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Championing best beekeeping practices throughout Ghana

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Image of beekeepers at night standing round a hive. The APHA logo appears as well as the title, "World Bee Day".
20 May is World Bee Day

To raise awareness of the importance of pollinators, the threats they face and their contribution to sustainable development, the UN designated 20 May as World Bee Day. Bees as pollinators are fundamental for the health of ecosystems and food security. Beekeeping is also increasingly seen as an opportunity to diversify livelihood opportunities for men and women in rural areas and support sustainable economic growth in low- and middle-income countries.

Ghana’s aspirations to grow its honey production and export are hindered by the lack of information on its apiculture (the science of maintaining colonies of bees, a largely unregulated sector) and bee health in the country. As part of the Department for Environment, Food and Rural Affairs' Animal Health System Strengthening project, APHA has been providing technical assistance to Ghana to help strengthen its animal health systems. As a recognised centre of excellence in the provision of advice and research in bee health, we were asked by the Ministry of Food and Agriculture to work with competent authorities and relevant stakeholders in country to improve knowledge about honeybee health and husbandry.

Unique to the British Isles, our National Bee Unit (NBU) has been involved in the management and control of bee pests and diseases, along with training and dissemination of information to beekeepers for over 60 years. They have now partnered with the University of Ghana (UG) and Kwame Nkrumah University of Science and Technology (KNUST) Schools of Veterinary Medicine and trained some of their staff on the basics of bee management and bee health. These trainees are now being mentored to develop a bee health course for inclusion in the veterinary undergraduate and postgraduate programmes in Ghana.

Two images - left stand three males (the middle man is holding a certificate), right is an image of a man kneeling down in leaves in front of a metal cylinder
Left: Dr Ayodeji Oni is presented with a certificate of competence after an intensive seven-day training course on bee husbandry and the pests and diseases of bees (August 2023, Sand Hutton). Right: Dr Emmanuel Piiru, a veterinarian from KNUST, is now undertaking Ghana’s first formal research survey relating demographics, practices, and bee health as part of his MSc postgraduate study. Crown Copyright 2024.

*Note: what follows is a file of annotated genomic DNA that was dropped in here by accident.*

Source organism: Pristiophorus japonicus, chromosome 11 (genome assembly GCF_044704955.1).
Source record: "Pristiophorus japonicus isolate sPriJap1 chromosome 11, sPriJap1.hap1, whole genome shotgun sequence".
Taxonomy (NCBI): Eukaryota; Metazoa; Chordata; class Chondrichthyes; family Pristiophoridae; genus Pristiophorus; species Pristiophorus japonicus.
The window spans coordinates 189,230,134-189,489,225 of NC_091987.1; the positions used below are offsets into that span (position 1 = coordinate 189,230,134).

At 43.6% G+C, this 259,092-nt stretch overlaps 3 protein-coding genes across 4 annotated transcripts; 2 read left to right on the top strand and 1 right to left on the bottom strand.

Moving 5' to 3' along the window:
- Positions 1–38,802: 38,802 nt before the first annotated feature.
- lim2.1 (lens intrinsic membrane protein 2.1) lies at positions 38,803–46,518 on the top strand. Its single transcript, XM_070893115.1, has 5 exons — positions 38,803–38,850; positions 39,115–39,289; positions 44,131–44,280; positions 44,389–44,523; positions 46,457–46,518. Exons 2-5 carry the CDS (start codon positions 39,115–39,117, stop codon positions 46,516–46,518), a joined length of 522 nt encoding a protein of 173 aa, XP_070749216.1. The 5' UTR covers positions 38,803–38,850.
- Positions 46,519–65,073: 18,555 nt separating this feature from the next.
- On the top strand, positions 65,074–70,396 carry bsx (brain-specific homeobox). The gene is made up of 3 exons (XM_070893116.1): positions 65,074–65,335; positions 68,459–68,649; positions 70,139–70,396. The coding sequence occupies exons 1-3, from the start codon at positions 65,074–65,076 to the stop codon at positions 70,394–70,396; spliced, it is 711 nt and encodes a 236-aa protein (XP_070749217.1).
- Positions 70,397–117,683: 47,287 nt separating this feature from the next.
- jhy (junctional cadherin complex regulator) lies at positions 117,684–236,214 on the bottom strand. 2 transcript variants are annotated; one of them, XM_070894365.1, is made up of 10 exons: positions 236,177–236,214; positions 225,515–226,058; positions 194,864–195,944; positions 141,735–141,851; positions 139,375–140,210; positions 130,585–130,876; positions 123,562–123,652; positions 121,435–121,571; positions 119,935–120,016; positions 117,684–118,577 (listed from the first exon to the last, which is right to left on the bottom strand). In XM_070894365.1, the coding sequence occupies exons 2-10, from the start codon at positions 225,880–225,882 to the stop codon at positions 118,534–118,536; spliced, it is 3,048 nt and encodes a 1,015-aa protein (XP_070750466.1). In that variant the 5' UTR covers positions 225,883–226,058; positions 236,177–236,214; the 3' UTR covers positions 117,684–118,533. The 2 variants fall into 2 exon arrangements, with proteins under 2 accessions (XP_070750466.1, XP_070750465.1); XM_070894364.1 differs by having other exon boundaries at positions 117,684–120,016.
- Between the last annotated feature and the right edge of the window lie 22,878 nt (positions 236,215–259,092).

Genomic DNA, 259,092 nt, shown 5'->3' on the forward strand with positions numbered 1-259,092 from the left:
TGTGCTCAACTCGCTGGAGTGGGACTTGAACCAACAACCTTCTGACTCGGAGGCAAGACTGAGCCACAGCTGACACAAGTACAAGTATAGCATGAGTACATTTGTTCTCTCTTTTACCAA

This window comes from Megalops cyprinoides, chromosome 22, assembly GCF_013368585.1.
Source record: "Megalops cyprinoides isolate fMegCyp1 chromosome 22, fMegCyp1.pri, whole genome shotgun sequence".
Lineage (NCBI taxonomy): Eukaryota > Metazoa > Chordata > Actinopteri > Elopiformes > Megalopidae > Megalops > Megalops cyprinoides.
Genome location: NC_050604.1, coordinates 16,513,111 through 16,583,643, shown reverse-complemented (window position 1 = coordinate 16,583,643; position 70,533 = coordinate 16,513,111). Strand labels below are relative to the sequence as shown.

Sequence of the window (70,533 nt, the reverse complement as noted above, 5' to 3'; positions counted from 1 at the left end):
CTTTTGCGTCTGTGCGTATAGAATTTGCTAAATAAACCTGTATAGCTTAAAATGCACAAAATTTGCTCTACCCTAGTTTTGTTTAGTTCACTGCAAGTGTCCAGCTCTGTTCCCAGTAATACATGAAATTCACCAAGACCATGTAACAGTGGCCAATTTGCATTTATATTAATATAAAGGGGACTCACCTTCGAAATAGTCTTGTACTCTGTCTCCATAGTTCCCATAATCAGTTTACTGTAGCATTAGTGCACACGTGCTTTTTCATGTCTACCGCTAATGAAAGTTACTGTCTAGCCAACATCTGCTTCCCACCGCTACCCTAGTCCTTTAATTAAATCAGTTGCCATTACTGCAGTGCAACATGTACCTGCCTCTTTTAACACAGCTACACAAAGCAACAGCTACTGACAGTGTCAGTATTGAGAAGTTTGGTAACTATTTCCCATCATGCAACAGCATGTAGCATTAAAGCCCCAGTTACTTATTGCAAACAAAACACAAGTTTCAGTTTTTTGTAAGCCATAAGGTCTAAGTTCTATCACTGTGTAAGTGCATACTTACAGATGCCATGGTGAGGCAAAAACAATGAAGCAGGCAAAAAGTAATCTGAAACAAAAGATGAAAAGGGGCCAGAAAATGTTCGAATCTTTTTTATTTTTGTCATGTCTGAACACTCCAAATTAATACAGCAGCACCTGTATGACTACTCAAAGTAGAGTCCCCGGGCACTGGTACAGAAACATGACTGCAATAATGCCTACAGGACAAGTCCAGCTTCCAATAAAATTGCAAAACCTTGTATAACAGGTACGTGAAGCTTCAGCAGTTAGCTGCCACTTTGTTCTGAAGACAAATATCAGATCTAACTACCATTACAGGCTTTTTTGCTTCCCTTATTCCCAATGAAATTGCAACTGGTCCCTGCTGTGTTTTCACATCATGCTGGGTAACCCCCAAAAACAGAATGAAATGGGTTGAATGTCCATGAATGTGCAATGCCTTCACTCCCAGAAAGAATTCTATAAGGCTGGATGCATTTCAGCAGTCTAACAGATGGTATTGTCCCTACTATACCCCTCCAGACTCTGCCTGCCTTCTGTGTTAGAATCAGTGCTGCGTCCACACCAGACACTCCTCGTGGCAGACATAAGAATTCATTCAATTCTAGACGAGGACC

A workshop bringing together representatives from the apiculture industry, academia, government, and non-governmental organisations in Ghana was organised by APHA in December 2023. Across two days, participants discussed the concerns of beekeepers; constraints to enhancing the safety and quality of the honey produced for local consumption and export; the evidence needs future research should address; and potential regulatory and policy gaps.

To continue building on their shared understanding of the Ghanaian beekeeping landscape, a team made up of bee inspectors from the NBU and the mentees from the UoG and KNUST spent two weeks together in February 2024 to observe working hives and supply chain from frame to jar. They conducted bee health surveys and recorded a lot of useful information on local husbandry and pest management practices and indigenous harvesting methods. This will help the team adapt best practices to make them relevant and acceptable to honey producers and processors in Ghana.

Two images - left is a beekeeper holding a honeycomb and to the right are four beekeepers surrounding a bee hive at night
Left: Handling a comb from an unframed top-bar hive. In the UK, most beekeepers used framed hives and many of the NBU’s manuals are written with these in mind. However, in Ghana, framed hives are rare as they are expensive. Right: Handling colonies at night is common practice to avoid the wrath of the defensive African honeybees. Working under red light minimised stings. Crown Copyright 2024.

We met some of Ghana’s most successful bee farmers who train new beekeepers within their local associations and who are open to expanding their technical skills and trial different techniques. Within the AHSS project, several more joint activities are planned between Ghana and the UK over the next 12 months to continue developing role models to champion best apiculture practices throughout Ghana.

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1 comment

  1. Comment by Chris posted on

    What bee health issues were actually found in Ghana?